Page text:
#5 Automobiles GM’s new Corvette is so powerful, it’s warping the frame in tests,...

GM’s new Corvette is so powerful, it’s warping the frame in tests, report says

The redesigned 2020 Chevrolet Corvette's new engine is reportedly so powerful that it's compromising the vehicle's structural integrity in testing, causing General Motors to delay the car's reveal, according to an industry report.

The redesigned 2020 Chevrolet Corvette’s new engine is reportedly so powerful that it’s compromising the vehicle’s structural integrity in testing, causing General Motors to delay the car’s reveal, according to an industry report.

Sports car fans have been anxiously awaiting the debut of the eighth generation of the Corvette, which got its last total overhaul with the 2014 Corvette Stingray.

But the 2019 Detroit auto show, which would have provided a major global stage for the vehicle’s unveiling, came and went in January with no reveal.

What gives?

Well, it sounds like GM engineers are scrambling to get the vehicle ready for prime time, in part because they made it so powerful that the vehicle is bumping up against physical limitations.

Classic-car insurer Hagerty reports that a Corvette prototype with a twin-turbocharged, 8-cylinder engine is generating 900 to 1,000 horsepower and is causing a “structural distortion of the aluminum spaceframe” during tests.

“The twist in back was enough to fracture the glass hatch covering the engine,” Hagerty reports. “Be glad this flaw was discovered in advance of your top speed runs in Chevy’s designated Ferrari-beater.”

At those speeds, the new “C8” sports car would be faster than the 2019 ZR1 performance model, which GM has bragged is the fastest-ever ‘Vette at a top speed of 210 miles per hour.

Other bugs, including electrical issues, are also still being worked out, according to Hagerty.

GM representatives did not respond to requests for comment.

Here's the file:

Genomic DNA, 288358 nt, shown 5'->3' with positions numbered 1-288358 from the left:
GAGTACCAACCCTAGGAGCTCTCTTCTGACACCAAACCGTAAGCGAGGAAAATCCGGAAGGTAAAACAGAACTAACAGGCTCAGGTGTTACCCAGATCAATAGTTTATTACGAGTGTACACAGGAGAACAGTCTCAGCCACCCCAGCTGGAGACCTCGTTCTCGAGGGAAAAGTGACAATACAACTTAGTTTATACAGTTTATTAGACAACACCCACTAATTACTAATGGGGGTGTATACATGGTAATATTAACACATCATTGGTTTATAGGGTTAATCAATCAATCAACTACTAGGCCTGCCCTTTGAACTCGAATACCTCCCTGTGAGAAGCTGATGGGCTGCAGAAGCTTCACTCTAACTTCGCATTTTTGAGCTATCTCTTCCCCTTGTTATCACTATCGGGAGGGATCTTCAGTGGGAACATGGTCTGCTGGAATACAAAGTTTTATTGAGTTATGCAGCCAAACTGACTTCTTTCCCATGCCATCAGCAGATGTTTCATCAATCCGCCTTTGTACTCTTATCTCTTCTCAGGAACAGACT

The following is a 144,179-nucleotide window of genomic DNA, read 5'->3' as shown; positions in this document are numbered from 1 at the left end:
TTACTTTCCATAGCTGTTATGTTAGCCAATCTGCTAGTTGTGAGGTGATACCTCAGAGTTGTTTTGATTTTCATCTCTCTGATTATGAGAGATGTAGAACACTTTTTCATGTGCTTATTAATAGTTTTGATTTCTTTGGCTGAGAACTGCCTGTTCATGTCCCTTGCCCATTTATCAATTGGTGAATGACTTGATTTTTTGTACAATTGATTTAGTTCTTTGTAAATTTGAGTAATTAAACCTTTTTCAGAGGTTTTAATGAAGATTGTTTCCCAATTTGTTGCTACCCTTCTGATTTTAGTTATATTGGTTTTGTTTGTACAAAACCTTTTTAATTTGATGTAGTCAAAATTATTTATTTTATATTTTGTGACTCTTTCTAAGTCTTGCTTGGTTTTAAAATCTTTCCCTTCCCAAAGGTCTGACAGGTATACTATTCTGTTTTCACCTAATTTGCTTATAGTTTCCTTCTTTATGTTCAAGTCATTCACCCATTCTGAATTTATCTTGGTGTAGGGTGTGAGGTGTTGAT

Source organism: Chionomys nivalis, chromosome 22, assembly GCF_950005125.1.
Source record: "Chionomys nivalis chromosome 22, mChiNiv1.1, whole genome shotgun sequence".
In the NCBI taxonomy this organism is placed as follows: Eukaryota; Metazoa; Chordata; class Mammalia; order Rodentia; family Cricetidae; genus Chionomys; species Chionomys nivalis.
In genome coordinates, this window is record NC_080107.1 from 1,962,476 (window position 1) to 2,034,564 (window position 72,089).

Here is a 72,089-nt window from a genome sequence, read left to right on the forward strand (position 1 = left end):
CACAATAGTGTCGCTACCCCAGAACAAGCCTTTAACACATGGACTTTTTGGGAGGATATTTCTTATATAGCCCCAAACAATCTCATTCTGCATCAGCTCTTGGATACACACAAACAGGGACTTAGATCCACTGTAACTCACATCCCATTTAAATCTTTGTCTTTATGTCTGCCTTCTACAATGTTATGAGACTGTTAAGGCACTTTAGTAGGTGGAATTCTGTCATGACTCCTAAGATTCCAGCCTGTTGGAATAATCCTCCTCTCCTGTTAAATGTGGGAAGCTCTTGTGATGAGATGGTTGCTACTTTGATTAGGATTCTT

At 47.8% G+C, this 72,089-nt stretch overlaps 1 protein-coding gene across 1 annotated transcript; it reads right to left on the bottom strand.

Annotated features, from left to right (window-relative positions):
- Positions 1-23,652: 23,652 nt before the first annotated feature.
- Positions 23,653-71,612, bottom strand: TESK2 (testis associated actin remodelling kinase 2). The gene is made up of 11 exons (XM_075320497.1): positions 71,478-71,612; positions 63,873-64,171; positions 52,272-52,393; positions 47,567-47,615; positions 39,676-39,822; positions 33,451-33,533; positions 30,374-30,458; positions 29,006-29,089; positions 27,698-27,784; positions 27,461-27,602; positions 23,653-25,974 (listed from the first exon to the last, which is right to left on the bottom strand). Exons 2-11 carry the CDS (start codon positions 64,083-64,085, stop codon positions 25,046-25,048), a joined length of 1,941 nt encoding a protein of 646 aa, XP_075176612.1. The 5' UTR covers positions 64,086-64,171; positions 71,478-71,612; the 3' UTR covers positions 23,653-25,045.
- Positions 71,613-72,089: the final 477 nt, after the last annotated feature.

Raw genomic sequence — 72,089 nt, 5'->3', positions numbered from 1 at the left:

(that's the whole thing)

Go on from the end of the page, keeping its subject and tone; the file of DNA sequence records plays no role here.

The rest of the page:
The Corvette is widely expected to debut as a 2020 model. 

The current version ranges in price from $55,495 to $128,900.

Hagerty estimated that the redesigned model will start in the range of $60,000 to $70,000 and get a 6.2-liter, 8-cylinder engine with at least 500 horsepower, which would be about 50 more than the current base version.

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I got to admit, this headline definitely caught my eye… warping the frame? If that doesn’t make you feel like something is going fast, come on let’s be real, that’s an insane leading article for the new Corvette 2020.
With all the emphasis on electric cars, Tesla/Porsche/Nissan/Lexus, with everybody going electric, Corvettes have to do something to stand out and this article does just that.

If it’s true, it’s definitely mind blowing that the car has so much torque and power it can put stress on the frame itself! Most hardcore American muscle guys love the combustion engine. Many of them are never going to go electric.

This is the way to tap into that market in the next few years as many sports cars are actually going electric but will be targeting a more sophisticated green type of audience. Everybody loves the Corvette. With the old Corvettes being so valuable today, what a great investment they were.

Way back in the day, you could buy a Corvette for under $3,000. Today that Corvette sells for over $100,000! I doubt you’re going to have that kind of appreciation anymore but the Corvette could be the leader in muscle cars for the old fashion Chevy V8 engine. Just to read about a Corvette causing structural compromise on the frame due to its overwhelming horsepower is at least an exciting article to read.

I rarely read car articles but this one I had to read in its entirety to see what they were actually talking about and I must say, I was impressed. Long live the Corvette!

About The Author

Robert Annenberg
Robert Annenberg
Robert Louis Annenberg Is a 40 year seasoned property owner, manager, investor, builder/developer and business man who is also an author of five published books to date (Amazon.com) and the chief editor of LifeQuestJournal.com. He can be reached at: Info@RobertAnnenberg.com and (201) 289-2500.